Retirement is a big step in any employees life, and one that can impact greatly on an individual’s wellbeing without the right support or information. SBT looks at the most recent research, which suggests that more control over the retirement process and perhaps a more gradual transition could have a substantially more positive impact on an individual’s health and wellbeing in later life

We’ve all heard the statistics about health and wellbeing in the workplace, with free time, a healthy work-life balance, eating well and sleeping well being the main priorities whilst working. Health, wellbeing and education charity, Central YMCA, recently highlighted that being at work is the most common situation in which people feel their happiness is decreased – with a fifth of people stating this. The 1,000 respondents stated they feel wellbeing at its highest when on holiday (66%), when spending time with family (56%), or whilst socialising with friends (49%) – signalling the importance of creating a healthy work-life balance.

Nancy Hey, Director of the What Works Centre for Wellbeing, which commissioned the research by the Universities of East Anglia, Essex, Reading and Sheffield, said: “Good work is really important for our overall life satisfaction and how we retire matters. When we’ve gone around the UK asking what quality of life looks like, the importance of wellbeing at work consistently comes up.”

You’d think then that retiring would be a god-send to wellbeing. However, it seems that stopping work has some potentially very negative effects on end-of-life health and wellbeing. A recent study, which looked at all existing research on the topic of retirement, found that a sudden end to a career can have a huge impact on an individual’s wellbeing. The extent of an individual’s wellbeing depends on whether employees had control over when they retired, rather than being forced out through ill health or restructuring. Leaving a more prestigious, satisfying job was unsurprisingly found to decrease life satisfaction on retirement, and in addition, men were found to struggle more when they retire if their wives are still working. Predictably, retirees who are satisfied with their home lives and had support networks fare much better than those who don’t, but even with the support in place, retiring is a stressful change.

Mark Bryan, Reader in Economics at University of Sheffield and co-author of the study, commented: “The evidence on wellbeing points to the importance of giving people control over their retirement decision – both through support for people who wish to stay in work and decent pension provision for those who wish to retire.”

What was suggested by the findings was that employers should support older workers to ‘wind-down’ into retirement, providing bridging jobs or reducing their working hours to avoid poor wellbeing and improve end of life satisfaction.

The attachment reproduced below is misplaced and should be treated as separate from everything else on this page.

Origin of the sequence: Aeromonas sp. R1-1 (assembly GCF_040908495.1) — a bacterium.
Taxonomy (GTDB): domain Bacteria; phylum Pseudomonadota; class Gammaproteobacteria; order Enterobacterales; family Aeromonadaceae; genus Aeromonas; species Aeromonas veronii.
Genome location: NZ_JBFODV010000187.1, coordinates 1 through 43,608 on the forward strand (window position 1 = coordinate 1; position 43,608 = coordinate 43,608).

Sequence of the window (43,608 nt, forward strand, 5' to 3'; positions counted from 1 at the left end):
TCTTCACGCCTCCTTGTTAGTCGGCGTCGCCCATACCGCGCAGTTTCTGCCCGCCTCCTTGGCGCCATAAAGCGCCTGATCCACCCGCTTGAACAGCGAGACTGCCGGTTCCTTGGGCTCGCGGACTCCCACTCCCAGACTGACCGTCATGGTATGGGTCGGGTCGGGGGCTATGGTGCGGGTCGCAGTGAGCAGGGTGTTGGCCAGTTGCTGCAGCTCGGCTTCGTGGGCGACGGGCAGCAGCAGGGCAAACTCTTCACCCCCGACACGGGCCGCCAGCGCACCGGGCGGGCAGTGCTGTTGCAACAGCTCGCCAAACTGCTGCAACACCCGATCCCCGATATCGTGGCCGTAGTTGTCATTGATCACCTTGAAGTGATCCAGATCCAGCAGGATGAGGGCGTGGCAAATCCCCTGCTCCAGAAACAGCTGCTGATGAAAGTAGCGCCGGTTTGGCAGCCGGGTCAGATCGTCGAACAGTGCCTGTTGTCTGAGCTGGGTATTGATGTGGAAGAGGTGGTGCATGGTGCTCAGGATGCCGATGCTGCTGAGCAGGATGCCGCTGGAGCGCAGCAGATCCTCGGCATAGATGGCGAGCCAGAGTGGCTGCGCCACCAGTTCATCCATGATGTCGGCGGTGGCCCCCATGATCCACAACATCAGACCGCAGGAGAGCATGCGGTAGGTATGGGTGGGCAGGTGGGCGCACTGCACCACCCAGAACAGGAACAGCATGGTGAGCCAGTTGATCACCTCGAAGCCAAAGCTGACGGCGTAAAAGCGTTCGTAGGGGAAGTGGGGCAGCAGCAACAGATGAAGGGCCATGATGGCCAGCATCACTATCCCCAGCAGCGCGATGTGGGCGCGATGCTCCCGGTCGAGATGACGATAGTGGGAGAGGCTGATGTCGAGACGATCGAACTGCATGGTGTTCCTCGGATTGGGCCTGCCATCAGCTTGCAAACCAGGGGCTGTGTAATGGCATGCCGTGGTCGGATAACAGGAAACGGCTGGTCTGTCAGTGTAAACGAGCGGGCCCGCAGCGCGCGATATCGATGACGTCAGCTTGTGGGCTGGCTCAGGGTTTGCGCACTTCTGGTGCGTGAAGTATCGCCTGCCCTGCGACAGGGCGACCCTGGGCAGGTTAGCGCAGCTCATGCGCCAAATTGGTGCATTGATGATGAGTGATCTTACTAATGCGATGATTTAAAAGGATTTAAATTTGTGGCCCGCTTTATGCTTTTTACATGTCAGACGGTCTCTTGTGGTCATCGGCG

Sara Connolly, Professor of Personal Economics in the Norwich Business School, and co-author of the study, said: “The research identifies the importance of planning – financially, psychologically and socially – for retirement, which ensures that retirement isn’t a sudden shock to the system.

“It also emphasis the role that employers can play by offering bridge jobs which can help older workers prepare for retirement and means that their valuable skills and experience aren’t suddenly lost to their firms.”

So offering support, control and the option of ‘bridging jobs’, whether through going part time in your current role or shifting to a different flexible solution, seem to be the answer for those who may struggle at the end of their careers. But equally, those who take up bridge jobs only because of financial strain and not a drive to continue work to some extent, tend to experience a drop in wellbeing rather than an increase. Those who take up bridge jobs for social or enjoyment reasons have a greater level of life-satisfaction than their pre-retirement levels, so the circumstances must be right. It’s a tough balance.

Since the government is already encouraging workers to prolong their working life, it certainly seems necessary to implement more support for older workers. “Policy needs to reflect the changing patterns and ways of working, and how that impacts how, why and when we retire. A sudden shift from employed to retired isn’t working,” says Nancy Hey.

Here are some ways in which employers can help:

  1. Worker’s Control: employers can introduce measures that support older workers with health problems who wish to work longer.
  2. Pension Saving Support: employers can offer better pension saving support and provide more information on retirement planning. This is particularly important for low-earners.
  3. Late Career Reviews: employers can offer older staff reviews, talks or seminars to encourage planning for retirement.
  4. Bridging Jobs: employers can offer more flexible work towards the end of their older employee’s careers, providing them with a part-time option or alternative role that suits a transition into retirement.